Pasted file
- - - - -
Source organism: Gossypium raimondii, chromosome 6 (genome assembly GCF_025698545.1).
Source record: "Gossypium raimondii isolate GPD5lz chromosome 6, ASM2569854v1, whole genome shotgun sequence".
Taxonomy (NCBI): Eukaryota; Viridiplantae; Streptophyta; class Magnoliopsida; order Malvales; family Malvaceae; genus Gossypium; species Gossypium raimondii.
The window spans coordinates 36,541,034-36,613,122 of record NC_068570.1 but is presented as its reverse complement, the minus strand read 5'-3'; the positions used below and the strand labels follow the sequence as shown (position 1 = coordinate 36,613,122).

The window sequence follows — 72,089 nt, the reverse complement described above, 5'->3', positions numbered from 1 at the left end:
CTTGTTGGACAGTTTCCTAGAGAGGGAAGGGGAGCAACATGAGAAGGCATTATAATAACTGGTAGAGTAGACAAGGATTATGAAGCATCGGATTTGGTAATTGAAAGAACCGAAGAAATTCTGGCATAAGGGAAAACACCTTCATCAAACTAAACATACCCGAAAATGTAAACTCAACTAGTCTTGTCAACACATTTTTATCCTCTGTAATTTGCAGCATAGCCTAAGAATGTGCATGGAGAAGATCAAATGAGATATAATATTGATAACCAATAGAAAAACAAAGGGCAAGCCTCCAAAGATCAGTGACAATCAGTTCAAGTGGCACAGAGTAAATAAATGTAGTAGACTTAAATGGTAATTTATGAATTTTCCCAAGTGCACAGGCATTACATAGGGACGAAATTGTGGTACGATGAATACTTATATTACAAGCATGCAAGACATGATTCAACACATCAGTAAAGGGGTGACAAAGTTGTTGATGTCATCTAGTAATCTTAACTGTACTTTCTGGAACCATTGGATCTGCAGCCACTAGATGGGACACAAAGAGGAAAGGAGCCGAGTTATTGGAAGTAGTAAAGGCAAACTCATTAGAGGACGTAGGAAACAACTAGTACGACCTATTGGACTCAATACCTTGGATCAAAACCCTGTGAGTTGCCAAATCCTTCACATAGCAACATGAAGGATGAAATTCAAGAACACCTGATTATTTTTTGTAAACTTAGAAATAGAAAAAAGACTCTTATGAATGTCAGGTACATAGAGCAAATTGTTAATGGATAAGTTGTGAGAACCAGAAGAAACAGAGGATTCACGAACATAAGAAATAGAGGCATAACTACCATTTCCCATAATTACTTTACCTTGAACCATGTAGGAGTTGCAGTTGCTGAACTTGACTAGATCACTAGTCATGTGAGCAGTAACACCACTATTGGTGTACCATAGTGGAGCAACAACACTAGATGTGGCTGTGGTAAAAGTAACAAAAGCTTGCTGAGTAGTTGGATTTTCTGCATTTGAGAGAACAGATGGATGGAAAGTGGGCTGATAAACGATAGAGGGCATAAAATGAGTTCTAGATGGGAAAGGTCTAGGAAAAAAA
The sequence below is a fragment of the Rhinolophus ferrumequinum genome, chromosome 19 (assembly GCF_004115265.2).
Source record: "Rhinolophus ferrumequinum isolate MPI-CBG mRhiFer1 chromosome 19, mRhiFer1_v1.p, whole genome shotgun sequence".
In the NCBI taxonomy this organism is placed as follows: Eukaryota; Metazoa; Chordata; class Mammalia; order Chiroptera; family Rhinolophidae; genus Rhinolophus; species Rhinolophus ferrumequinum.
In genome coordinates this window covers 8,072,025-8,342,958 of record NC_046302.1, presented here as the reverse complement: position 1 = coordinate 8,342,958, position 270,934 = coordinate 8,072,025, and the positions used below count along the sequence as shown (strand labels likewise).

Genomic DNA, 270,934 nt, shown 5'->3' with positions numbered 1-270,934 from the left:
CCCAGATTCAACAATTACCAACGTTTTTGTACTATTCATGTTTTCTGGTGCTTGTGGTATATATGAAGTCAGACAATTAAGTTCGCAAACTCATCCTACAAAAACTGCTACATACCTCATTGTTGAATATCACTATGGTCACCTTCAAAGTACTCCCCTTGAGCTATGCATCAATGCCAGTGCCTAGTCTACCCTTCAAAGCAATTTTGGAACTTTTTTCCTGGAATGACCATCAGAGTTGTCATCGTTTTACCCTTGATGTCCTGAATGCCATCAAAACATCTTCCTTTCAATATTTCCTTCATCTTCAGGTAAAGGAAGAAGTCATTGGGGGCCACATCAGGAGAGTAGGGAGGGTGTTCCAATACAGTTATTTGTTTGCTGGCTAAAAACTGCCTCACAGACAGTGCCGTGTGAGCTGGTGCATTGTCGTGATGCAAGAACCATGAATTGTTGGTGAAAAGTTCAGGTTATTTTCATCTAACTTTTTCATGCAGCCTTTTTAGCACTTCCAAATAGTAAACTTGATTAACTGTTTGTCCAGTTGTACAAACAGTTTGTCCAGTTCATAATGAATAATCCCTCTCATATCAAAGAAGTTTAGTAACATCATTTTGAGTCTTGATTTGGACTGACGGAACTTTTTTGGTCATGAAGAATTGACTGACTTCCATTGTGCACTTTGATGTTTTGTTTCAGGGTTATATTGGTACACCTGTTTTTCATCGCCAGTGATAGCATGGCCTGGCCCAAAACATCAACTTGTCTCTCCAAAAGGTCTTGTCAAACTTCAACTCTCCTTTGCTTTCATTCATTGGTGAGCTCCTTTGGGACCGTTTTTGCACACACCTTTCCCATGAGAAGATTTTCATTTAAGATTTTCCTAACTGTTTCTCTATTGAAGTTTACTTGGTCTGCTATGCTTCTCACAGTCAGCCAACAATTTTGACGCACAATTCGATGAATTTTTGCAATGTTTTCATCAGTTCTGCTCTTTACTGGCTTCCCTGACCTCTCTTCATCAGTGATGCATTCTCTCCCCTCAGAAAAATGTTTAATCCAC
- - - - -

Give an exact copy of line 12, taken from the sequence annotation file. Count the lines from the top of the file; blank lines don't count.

CCCAGATTCAACAATTACCAACGTTTTTGTACTATTCATGTTTTCTGGTGCTTGTGGTATATATGAAGTCAGACAATTAAGTTCGCAAACTCATCCTACAAAAACTGCTACATACCTCATTGTTGAATATCACTATGGTCACCTTCAAAGTACTCCCCTTGAGCTATGCATCAATGCCAGTGCCTAGTCTACCCTTCAAAGCAATTTTGGAACTTTTTTCCTGGAATGACCATCAGAGTTGTCATCGTTTTACCCTTGATGTCCTGAATGCCATCAAAACATCTTCCTTTCAATATTTCCTTCATCTTCAGGTAAAGGAAGAAGTCATTGGGGGCCACATCAGGAGAGTAGGGAGGGTGTTCCAATACAGTTATTTGTTTGCTGGCTAAAAACTGCCTCACAGACAGTGCCGTGTGAGCTGGTGCATTGTCGTGATGCAAGAACCATGAATTGTTGGTGAAAAGTTCAGGTTATTTTCATCTAACTTTTTCATGCAGCCTTTTTAGCACTTCCAAATAGTAAACTTGATTAACTGTTTGTCCAGTTGTACAAACAGTTTGTCCAGTTCATAATGAATAATCCCTCTCATATCAAAGAAGTTTAGTAACATCATTTTGAGTCTTGATTTGGACTGACGGAACTTTTTTGGTCATGAAGAATTGACTGACTTCCATTGTGCACTTTGATGTTTTGTTTCAGGGTTATATTGGTACACCTGTTTTTCATCGCCAGTGATAGCATGGCCTGGCCCAAAACATCAACTTGTCTCTCCAAAAGGTCTTGTCAAACTTCAACTCTCCTTTGCTTTCATTCATTGGTGAGCTCCTTTGGGACCGTTTTTGCACACACCTTTCCCATGAGAAGATTTTCATTTAAGATTTTCCTAACTGTTTCTCTATTGAAGTTTACTTGGTCTGCTATGCTTCTCACAGTCAGCCAACAATTTTGACGCACAATTCGATGAATTTTTGCAATGTTTTCATCAGTTCTGCTCTTTACTGGCTTCCCTGACCTCTCTTCATCAGTGATGCATTCTCTCCCCTCAGAAAAATGTTTAATCCAC